In nearly all instances of a person who dies by suicide, family and other loved ones are virtually universal in stating that when they learned of the death, they were in shock. People often time do make statements like “I was shocked” when something alarming occurs in their lives. In some instances, they really may be experiencing shock as an emotional response to a situation.
We do distinguish in this article between emotional shock and physiological shock. Again, the focus in this article is on the emotional shock response to the death of a loved one by suicide.
In this article we discuss a number of topics related to shock and the death of a loved one by suicide:
- Overview of emotional shock
- Shock is a natural response
- Shock doesn’t have a definitive end point
- Shock upon learning of a loved one’s death by suicide
- Shock upon finding the remains of a person who died by suicide
Overview of Emotional Shock
In the book Neurobiology of Emotional Shock, emotional shock is defined as:
Emotional shock is often part of the fight or flight response, a normal but painful way your brain reacts to something it sees as a threat to your well-being. When your brain is unable to process the situation, it freezes in an effort to protect your mind and body.
There are a set of signs that an individual may be experiencing emotional shock. The primary signs of emotional shock are:
- Muscle tension
- Increased heart rate
- Tightness in the throat or chest
- Inability to speak or move
- Difficulty rationalizing, thinking, or planning
- Loss of interest in surroundings
- Inability to express emotion
Shock is not a recognized stage of the grieving process that follows the death of a loved one. With that said, emotional shock can inhibit and impact the grieving process at any of the five commonly recognized stages:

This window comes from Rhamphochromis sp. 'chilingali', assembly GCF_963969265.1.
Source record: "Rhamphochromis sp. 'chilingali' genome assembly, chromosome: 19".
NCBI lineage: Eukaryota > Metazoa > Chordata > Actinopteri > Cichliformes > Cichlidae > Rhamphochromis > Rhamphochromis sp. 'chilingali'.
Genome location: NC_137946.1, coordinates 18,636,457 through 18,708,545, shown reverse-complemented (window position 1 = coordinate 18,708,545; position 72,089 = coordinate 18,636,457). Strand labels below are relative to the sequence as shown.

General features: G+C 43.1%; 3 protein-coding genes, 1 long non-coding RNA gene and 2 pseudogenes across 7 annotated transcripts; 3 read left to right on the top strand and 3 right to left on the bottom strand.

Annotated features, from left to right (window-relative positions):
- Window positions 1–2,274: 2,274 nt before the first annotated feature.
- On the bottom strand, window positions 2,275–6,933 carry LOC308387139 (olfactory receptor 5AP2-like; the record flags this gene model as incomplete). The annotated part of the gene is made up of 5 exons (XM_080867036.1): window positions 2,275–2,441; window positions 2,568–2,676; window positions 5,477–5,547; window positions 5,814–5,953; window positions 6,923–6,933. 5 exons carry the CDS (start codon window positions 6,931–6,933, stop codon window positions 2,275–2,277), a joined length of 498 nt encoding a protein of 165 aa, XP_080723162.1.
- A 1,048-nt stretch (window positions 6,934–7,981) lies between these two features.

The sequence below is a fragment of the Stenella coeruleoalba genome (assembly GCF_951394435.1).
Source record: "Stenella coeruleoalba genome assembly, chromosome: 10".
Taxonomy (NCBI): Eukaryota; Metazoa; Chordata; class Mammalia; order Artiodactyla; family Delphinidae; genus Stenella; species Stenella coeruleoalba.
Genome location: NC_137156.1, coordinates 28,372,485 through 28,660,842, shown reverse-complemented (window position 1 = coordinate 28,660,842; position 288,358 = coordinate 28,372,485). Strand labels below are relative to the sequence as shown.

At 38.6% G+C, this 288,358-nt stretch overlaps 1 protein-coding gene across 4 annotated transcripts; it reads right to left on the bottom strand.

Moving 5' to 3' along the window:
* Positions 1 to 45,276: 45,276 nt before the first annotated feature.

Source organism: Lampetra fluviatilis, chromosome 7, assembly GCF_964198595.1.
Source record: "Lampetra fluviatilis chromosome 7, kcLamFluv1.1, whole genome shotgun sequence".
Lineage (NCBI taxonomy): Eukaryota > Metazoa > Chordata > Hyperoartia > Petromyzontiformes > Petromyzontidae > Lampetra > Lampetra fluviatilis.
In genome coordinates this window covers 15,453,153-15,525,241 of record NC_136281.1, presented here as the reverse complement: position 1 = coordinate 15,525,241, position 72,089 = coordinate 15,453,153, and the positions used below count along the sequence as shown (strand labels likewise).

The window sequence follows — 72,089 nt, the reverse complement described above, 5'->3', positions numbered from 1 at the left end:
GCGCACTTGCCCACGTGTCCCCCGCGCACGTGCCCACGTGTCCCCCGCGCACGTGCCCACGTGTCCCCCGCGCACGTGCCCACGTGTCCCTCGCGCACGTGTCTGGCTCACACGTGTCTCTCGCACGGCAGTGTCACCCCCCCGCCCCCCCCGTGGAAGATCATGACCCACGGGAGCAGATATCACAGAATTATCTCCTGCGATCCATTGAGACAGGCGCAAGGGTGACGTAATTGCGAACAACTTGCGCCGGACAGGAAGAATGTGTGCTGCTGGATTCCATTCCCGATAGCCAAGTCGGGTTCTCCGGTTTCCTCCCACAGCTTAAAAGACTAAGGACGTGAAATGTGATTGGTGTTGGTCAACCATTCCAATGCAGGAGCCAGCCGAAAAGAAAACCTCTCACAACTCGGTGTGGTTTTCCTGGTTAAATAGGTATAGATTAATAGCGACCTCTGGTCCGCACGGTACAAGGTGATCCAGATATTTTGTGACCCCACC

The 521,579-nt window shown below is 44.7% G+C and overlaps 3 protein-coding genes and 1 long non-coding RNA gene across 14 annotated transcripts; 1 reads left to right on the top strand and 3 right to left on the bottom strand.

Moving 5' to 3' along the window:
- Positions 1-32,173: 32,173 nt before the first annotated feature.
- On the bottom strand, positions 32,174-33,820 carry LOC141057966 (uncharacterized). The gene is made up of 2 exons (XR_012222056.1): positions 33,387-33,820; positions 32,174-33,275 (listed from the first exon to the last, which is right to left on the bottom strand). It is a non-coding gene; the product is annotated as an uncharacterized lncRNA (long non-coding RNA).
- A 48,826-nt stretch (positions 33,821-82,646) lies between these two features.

Shock has the potential to waif in and out of the grief process. It can appear to be gone only to remerge. Eventually and over time, as the grieving process progresses and time moves on, shock will no longer make a reappearance in the life of a survivor of suicide loss. If shock continues to manifest itself over time, preventing a person from working through the grief process, that individual should seek out professional assistance.
Shock Is a Natural Response
Experts in human biology recognize shock as being a natural response in certain situations. They consider it to be a part of the flight or fight response. Emotional shock is thought of as a protective response that shields the victim of a horrible situation from fully comprehending it or taking it in at the moment. Shock is thought to shield a person from the complete reality of something like hearing that a loved one has died by suicide. As is discussed in a moment, shock is not intended to persist as a permanent feature in a person’s life. Although a natural immediate response, it is something that is to dissipate going forward into the future.
Shock Doesn’t Have a Definitive End Point
Shock doesn’t have a definitive end point as such. Rather, it fades away over time until a person may look back and realize that he or she has not been experiencing the symptoms associated with emotional shock for some period of time. Over time, and as an individual works through the grief process, shock stops openly manifesting itself in an individual’s life.
Shock Upon Learning of a Loved One’s Death by Suicide
As was mentioned a moment ago, many people do experience emotional shock when they learn the news that someone important in their lives has died by suicide. The reality is that there are virtually no situations in which a person is fully prepared to learn that a family member or friend has died by suicide.
There can be situations in which the death of a loved one by suicide might not feel surprising. However, when such a death actually occurs, it is still an emotionally shocking situation. You can be emotionally shocked without being actually surprised.
Shock Upon Finding the Remains of a Person Who Died by Suicide
One of the most emotionally shocking events that can happen in a person’s life is discovering the remains of a person who has died by suicide. This typically is a shocking and traumatic experience.
The discovery of a person who has died by suicide becomes even more significantly shocking and overwhelming if the individual who has died used a violent instrumentality like a gun or knife in the process. Indeed, that type of situation can fairly be described as emotionally overwhelming for most people.